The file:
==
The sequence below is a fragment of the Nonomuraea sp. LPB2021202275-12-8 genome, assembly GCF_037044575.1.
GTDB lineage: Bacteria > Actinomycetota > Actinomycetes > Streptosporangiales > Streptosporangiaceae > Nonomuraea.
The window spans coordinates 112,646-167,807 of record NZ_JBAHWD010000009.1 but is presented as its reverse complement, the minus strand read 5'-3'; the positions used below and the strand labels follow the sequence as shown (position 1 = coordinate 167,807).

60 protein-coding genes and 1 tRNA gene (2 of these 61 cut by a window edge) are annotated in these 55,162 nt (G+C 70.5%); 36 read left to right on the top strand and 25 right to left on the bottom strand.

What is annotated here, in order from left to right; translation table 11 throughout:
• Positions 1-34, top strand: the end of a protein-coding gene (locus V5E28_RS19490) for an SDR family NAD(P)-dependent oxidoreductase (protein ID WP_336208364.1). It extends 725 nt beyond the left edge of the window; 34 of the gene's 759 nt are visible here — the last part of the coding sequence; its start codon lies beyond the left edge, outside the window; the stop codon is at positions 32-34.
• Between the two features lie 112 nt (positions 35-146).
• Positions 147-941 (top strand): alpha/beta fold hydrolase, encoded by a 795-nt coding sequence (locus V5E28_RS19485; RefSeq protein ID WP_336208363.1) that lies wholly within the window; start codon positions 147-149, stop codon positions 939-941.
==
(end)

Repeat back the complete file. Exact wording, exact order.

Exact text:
The sequence below is a fragment of the Nonomuraea sp. LPB2021202275-12-8 genome, assembly GCF_037044575.1.
GTDB lineage: Bacteria > Actinomycetota > Actinomycetes > Streptosporangiales > Streptosporangiaceae > Nonomuraea.
The window spans coordinates 112,646-167,807 of record NZ_JBAHWD010000009.1 but is presented as its reverse complement, the minus strand read 5'-3'; the positions used below and the strand labels follow the sequence as shown (position 1 = coordinate 167,807).

60 protein-coding genes and 1 tRNA gene (2 of these 61 cut by a window edge) are annotated in these 55,162 nt (G+C 70.5%); 36 read left to right on the top strand and 25 right to left on the bottom strand.

What is annotated here, in order from left to right; translation table 11 throughout:
• Positions 1-34, top strand: the end of a protein-coding gene (locus V5E28_RS19490) for an SDR family NAD(P)-dependent oxidoreductase (protein ID WP_336208364.1). It extends 725 nt beyond the left edge of the window; 34 of the gene's 759 nt are visible here — the last part of the coding sequence; its start codon lies beyond the left edge, outside the window; the stop codon is at positions 32-34.
• Between the two features lie 112 nt (positions 35-146).
• Positions 147-941 (top strand): alpha/beta fold hydrolase, encoded by a 795-nt coding sequence (locus V5E28_RS19485; RefSeq protein ID WP_336208363.1) that lies wholly within the window; start codon positions 147-149, stop codon positions 939-941.